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Theo's season of spending

By Ryan Hannable

In Theo Epstein's time of general manager of the Boston Red Sox there have been instances where he has been criticized for not going as hard after a big name free agent or a valued player at the trading deadline as some fans may have liked. This offseason has been the complete opposite. Epstein has made probably the two biggest deals of the off-season in all of baseball and has put the Red Sox as one of the favorites to win the World Series in 2011.

Theo got the ball rolling on December 6 making a blockbuster deal for coveted San Diego Padre first baseman Adrian Gonzalez. Gonzalez has been on the radar for the Red Sox for the past two years. They have gone after him at the past two trade deadlines, but the what the Padres have asked for exceeded what the Red Sox were willing to give. Finally, this off-season they came to an agreement. The Red Sox sent minor league prospects Casey Kelly, Anthony Rizzo, and Reymond Fuentes as well as major league Eric Patterson to the Padres in exchange for Gonzalez. Previously the Red Sox were hesitant to give up Kelly, a pitcher who was one of the top prospects in the Red Sox minor league system.

Epstein then went under the radar to snag one of the most coveted free agents of the 2010 off-season in outfielder Carl Crawford. It was rumored that he was close to be headed to Los Angeles and be a member of the Angels, but then around midnight on December 10 Crawford and the Red Sox agreed to a seven year, $142 million deal sending the star outfielder to Boston. Not many people saw this one coming as it was thought that Crawford had narrowed down his search to only a few teams, with the Red Sox not being one of them.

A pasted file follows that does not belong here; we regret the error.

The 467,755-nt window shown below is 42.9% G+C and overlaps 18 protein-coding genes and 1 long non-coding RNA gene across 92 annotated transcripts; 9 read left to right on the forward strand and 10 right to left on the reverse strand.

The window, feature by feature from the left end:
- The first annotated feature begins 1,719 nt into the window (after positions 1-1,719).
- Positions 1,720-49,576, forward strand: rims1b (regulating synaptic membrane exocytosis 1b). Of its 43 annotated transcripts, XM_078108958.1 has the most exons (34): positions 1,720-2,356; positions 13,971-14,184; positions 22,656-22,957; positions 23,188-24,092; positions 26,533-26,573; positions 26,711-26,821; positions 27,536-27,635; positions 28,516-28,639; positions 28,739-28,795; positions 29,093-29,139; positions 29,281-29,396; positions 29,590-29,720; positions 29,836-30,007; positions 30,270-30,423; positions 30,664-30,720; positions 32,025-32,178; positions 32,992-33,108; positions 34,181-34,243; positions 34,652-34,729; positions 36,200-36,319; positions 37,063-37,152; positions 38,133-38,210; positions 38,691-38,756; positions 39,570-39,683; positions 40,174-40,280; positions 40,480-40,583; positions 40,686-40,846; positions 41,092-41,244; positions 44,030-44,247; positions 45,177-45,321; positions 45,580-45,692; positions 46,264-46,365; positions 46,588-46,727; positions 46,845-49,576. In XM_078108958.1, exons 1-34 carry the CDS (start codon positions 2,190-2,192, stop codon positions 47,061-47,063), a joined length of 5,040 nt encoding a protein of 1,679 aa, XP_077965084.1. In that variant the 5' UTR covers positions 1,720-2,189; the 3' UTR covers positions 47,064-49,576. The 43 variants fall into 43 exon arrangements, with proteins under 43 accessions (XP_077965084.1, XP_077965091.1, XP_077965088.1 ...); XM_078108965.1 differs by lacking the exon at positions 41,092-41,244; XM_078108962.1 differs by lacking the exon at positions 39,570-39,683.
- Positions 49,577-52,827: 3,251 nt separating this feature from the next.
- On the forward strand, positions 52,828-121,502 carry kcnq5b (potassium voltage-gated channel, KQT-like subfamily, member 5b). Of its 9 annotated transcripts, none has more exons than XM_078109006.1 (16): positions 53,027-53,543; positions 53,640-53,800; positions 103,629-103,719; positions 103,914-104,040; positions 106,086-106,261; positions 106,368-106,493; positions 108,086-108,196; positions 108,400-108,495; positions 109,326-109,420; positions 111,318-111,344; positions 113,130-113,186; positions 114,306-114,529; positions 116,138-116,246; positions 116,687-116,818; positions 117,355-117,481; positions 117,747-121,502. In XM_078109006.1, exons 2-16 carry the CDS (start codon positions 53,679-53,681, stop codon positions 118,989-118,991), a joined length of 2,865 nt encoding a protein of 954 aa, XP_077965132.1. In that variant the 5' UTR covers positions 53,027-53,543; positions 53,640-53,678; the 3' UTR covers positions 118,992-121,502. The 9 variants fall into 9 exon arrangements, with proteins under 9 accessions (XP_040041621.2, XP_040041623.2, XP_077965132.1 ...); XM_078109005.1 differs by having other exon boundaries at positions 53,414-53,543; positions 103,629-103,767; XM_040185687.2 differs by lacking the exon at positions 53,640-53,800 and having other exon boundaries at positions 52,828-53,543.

An area of concern going into 2011 was the strength of the bullpen and Epstein has done everything in his power to bolster the bullpen. Already signed for 2011 were closer Jonathan Papelbon, set up man Daniel Bard and long-time starter, now turned member of the bullpen Tim Wakefield. The Red Sox signed middle reliever Dan Wheeler from Tampa Bay, who was very successful with the Rays. In the middle relief area they also resigned Hideki Okajima to a one year deal. With the uncertainty of Papelbon as closer the Sox signed former White Sox closer Bobby Jenks. Although it is expected Papelbon will be the closer, Jenks was brought on as an insurance policy in case of something unforeseen happens. Jenks and Bard will most likely share the set up position. Epstein turned an area of concern into a strength.

In seasons where the Red Sox struggled fans were quickly to place the blame on Epstein, saying he didn't do everything he could have to make the team succeed. While in a way they may have had a point, there is no blame this coming season. Epstein has quite arguably his best off-season as GM and has put the team in a great position for the 2011 season. If for some reason the 2011 struggle, don't blame Epstein, it definitely is not warranted.

Check back again next week for another column on the 2011 Red Sox. Feel free to email me at ryanhannable@yahoo.com with any comments and suggestions for the blog. Follow me on twitter at Hannable84.

2 comments:

  1. I love what we are doing this off-season and can't wait for the games. 2011 is the year of the Red Sox, we could challenge records.

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  2. I think starting pitching is the only question mark. Beckett and Lackey need to be better than they were in 2010.

    ReplyDelete